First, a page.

Ruth was frightened. Not until this moment did she realize what she had done; not until now did the teeth of remorse clench upon her. To marry her—because he loved her—this boy at her side must suffer this. It was her doing. ...She had cheated him into it. She had cost him this and was giving nothing to pay for it. He had foreseen it. Last night he had cut adrift from his parents because of her— willingly. She knew he would have made, would make, any sacrifice for her. ...And she had married him with no love in her heart, married him to use him for her own ends!
She dared not doubt that what she had done was right. She dared not question her act, nor that the end justified the means she had used. ...But the end was not to be attained. By the act of marrying Bonbright she had made it impossible for herself to further the Cause. ...It was a vicious circle of events.
As she watched his face she became all woman; revolutionist and martyr disappeared. Her heart ached for him, her sympathy went out to him. “Poor boy!...” she said, and pressed his arm again.
“It was to—be expected,” he said, slowly. “I’m glad it’s over. ...I knew what would happen, so why should the happening of it trouble me? ...There have been six generations in my family that would do that thing. ... Ruth, the Foote Tradition is ended. It ended with me. Such things have no right to exist. ... Six generations of it. ...”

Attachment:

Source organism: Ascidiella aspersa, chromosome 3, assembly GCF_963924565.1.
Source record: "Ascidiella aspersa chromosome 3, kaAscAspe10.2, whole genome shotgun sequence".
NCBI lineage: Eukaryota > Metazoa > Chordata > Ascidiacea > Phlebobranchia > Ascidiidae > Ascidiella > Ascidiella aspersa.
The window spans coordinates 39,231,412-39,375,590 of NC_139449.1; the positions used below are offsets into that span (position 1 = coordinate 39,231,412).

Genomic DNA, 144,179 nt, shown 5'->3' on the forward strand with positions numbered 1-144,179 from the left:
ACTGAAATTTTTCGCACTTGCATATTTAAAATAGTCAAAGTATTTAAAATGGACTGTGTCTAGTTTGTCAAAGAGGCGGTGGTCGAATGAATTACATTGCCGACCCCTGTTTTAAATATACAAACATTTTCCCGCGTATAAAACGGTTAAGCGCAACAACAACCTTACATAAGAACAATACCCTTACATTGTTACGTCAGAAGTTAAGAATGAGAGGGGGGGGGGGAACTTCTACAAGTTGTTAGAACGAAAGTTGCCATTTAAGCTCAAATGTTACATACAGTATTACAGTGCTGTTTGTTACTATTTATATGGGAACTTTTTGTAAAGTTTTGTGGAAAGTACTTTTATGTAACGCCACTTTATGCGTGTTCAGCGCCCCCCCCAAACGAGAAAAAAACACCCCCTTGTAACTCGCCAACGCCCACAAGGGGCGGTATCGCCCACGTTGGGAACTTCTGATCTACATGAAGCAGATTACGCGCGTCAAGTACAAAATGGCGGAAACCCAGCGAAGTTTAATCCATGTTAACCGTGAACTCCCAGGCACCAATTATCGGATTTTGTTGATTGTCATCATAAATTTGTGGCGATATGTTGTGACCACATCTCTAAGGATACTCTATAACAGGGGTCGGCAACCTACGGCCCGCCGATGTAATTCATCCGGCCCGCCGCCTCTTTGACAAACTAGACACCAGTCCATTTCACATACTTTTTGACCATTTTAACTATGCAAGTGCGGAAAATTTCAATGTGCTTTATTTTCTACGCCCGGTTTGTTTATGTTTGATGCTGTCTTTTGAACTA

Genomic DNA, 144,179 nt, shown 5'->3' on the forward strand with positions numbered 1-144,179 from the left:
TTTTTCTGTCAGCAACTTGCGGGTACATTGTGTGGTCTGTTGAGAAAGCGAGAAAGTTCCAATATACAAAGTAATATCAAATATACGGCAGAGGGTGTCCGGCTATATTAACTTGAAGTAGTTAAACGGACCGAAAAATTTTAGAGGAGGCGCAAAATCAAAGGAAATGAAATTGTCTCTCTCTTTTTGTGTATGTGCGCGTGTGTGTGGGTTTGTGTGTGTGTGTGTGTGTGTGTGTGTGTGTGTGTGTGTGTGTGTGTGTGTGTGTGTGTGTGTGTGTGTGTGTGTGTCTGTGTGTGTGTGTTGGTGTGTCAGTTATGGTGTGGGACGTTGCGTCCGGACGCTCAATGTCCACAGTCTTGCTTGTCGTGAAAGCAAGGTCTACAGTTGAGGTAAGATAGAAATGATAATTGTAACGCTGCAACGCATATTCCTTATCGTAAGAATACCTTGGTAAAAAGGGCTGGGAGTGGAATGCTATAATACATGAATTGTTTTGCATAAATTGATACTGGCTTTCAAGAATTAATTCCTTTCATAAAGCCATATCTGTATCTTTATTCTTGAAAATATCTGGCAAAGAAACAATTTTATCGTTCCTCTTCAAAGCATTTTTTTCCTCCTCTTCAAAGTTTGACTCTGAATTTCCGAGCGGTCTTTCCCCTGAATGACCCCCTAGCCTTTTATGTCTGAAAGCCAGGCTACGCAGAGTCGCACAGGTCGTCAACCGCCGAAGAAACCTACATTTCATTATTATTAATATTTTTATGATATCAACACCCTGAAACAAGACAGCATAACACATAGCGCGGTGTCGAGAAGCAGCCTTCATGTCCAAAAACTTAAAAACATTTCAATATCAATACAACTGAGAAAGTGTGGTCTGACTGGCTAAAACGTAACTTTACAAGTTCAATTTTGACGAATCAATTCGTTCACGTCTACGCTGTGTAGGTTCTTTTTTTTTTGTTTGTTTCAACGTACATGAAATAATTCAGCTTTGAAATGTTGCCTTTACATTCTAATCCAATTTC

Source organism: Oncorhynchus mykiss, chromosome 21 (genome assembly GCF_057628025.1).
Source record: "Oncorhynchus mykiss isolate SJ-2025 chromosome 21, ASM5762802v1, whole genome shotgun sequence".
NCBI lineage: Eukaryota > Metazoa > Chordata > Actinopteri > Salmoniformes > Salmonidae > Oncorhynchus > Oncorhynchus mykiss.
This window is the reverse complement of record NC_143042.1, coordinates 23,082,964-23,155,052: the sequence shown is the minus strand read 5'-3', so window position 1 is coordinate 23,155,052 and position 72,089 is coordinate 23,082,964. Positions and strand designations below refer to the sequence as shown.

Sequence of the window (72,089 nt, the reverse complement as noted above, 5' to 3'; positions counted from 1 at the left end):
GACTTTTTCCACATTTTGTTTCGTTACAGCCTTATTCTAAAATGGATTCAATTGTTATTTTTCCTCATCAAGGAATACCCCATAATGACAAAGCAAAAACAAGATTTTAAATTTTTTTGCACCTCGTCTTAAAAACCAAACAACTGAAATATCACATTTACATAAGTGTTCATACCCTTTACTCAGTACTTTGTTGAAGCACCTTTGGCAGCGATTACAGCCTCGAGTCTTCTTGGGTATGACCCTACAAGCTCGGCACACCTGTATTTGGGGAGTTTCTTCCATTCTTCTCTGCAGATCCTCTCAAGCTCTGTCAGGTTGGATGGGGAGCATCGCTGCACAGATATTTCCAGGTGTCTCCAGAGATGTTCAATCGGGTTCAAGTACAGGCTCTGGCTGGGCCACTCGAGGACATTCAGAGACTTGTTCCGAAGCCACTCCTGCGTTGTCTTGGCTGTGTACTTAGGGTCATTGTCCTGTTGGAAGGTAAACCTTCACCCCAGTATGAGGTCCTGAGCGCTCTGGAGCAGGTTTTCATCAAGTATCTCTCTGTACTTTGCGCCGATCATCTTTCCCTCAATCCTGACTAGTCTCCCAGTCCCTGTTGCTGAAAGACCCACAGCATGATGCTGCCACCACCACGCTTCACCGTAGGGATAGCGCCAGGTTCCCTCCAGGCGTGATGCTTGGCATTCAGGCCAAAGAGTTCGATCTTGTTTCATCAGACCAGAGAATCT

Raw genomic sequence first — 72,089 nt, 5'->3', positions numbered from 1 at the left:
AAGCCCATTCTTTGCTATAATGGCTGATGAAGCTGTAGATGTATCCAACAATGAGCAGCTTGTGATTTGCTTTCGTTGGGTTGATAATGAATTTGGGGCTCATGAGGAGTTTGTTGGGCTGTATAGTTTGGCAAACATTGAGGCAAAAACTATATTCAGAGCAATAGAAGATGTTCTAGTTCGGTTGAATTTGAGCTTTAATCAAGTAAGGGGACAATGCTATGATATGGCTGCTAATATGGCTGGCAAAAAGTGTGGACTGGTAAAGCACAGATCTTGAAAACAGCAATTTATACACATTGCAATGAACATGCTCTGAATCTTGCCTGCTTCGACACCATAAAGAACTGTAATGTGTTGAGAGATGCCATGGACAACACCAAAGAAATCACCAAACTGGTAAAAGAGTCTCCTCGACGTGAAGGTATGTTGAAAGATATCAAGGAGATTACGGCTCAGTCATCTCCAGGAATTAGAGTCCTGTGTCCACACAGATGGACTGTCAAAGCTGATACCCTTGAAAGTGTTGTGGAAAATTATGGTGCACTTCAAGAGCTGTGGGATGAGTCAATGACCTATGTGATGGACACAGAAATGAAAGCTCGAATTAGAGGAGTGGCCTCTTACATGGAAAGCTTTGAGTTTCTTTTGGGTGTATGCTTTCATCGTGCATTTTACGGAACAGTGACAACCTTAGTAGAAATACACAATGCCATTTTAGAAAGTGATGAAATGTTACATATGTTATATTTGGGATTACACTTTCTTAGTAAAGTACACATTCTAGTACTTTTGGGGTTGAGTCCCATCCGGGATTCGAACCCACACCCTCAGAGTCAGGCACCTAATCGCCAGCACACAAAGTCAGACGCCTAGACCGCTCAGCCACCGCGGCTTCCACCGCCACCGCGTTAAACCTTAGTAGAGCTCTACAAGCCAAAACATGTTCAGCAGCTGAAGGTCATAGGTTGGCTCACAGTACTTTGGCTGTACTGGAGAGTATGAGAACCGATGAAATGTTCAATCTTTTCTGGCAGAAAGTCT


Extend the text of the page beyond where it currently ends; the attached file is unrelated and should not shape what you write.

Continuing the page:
She did not speak, but she was resolving silently: “I’ll be good to him. I’ll make him happy. I’ll make up to him for this. ...”
He shook himself. “It doesn’t matter,” he said. “We sha’n’t let it interfere with our evening. ...Come, Miss Frazer, where shall we lunch?”
All of Ruth’s life had been spent in contact with the abnormal, the ultraradical. The tradition which time had reared about her family— as powerful in its way as the Foote Tradition, but separated from it by a whole world—had brought acquaintanceship and intimacy with strange people and strange cults. In the parlor of her home she had listened to frank, fantastic discussions; to lawless theories. These discussions, beginning anywhere, ended always with the reform of the marriage relation. Anarchist, socialist, nihilist, atheist, Utopian, altruist—all tinkered with the family group, as if they recognized that the civilization they were at war with rested upon this and no other foundation.
So Ruth was well aware how prone the individual is to experiment with the processes of forming and continuing the relations between men and women which have for their cardinal object the peopling of the earth. But in spite of the radicalism which was hers by right of inheritance and training, she had not been attracted by any of them. A certain basic sense of balance had enabled her to see these things were but vain gropings in the dark; that they might flower successfully in abnormal individual cases—orchid growths—but that each was doomed to failure as a universal solution. For mankind in bulk is normal, and its safety lies in a continuance of normality. Ages had evolved the marriage relation as it existed; ages might evolve it into something different as sudden revolution could not. It was the one way, and she knew it to be the one way.